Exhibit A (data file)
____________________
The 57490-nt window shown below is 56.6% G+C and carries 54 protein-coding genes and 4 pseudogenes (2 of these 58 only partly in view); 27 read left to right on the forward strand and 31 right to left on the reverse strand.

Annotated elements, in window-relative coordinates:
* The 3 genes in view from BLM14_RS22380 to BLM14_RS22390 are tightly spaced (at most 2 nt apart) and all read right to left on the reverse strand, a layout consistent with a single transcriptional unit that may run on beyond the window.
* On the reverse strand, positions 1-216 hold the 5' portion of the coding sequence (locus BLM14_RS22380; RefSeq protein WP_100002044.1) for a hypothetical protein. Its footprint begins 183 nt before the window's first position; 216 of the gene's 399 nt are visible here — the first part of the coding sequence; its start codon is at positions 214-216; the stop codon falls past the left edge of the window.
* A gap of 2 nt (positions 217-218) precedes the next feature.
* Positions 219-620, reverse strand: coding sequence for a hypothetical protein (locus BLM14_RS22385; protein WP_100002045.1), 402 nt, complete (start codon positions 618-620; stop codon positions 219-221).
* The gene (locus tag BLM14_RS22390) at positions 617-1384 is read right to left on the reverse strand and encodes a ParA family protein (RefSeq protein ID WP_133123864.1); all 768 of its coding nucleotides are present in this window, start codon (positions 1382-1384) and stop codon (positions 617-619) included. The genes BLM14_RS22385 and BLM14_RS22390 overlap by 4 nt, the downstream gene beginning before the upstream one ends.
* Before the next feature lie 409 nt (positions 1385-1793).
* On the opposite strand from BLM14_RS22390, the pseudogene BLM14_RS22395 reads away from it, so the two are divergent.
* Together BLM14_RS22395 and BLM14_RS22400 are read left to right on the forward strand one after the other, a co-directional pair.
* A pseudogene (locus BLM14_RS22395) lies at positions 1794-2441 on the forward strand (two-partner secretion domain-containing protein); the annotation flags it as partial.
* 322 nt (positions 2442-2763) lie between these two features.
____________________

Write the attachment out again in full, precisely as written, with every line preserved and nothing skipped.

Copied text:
The 57490-nt window shown below is 56.6% G+C and carries 54 protein-coding genes and 4 pseudogenes (2 of these 58 only partly in view); 27 read left to right on the forward strand and 31 right to left on the reverse strand.

Annotated elements, in window-relative coordinates:
* The 3 genes in view from BLM14_RS22380 to BLM14_RS22390 are tightly spaced (at most 2 nt apart) and all read right to left on the reverse strand, a layout consistent with a single transcriptional unit that may run on beyond the window.
* On the reverse strand, positions 1-216 hold the 5' portion of the coding sequence (locus BLM14_RS22380; RefSeq protein WP_100002044.1) for a hypothetical protein. Its footprint begins 183 nt before the window's first position; 216 of the gene's 399 nt are visible here — the first part of the coding sequence; its start codon is at positions 214-216; the stop codon falls past the left edge of the window.
* A gap of 2 nt (positions 217-218) precedes the next feature.
* Positions 219-620, reverse strand: coding sequence for a hypothetical protein (locus BLM14_RS22385; protein WP_100002045.1), 402 nt, complete (start codon positions 618-620; stop codon positions 219-221).
* The gene (locus tag BLM14_RS22390) at positions 617-1384 is read right to left on the reverse strand and encodes a ParA family protein (RefSeq protein ID WP_133123864.1); all 768 of its coding nucleotides are present in this window, start codon (positions 1382-1384) and stop codon (positions 617-619) included. The genes BLM14_RS22385 and BLM14_RS22390 overlap by 4 nt, the downstream gene beginning before the upstream one ends.
* Before the next feature lie 409 nt (positions 1385-1793).
* On the opposite strand from BLM14_RS22390, the pseudogene BLM14_RS22395 reads away from it, so the two are divergent.
* Together BLM14_RS22395 and BLM14_RS22400 are read left to right on the forward strand one after the other, a co-directional pair.
* A pseudogene (locus BLM14_RS22395) lies at positions 1794-2441 on the forward strand (two-partner secretion domain-containing protein); the annotation flags it as partial.
* 322 nt (positions 2442-2763) lie between these two features.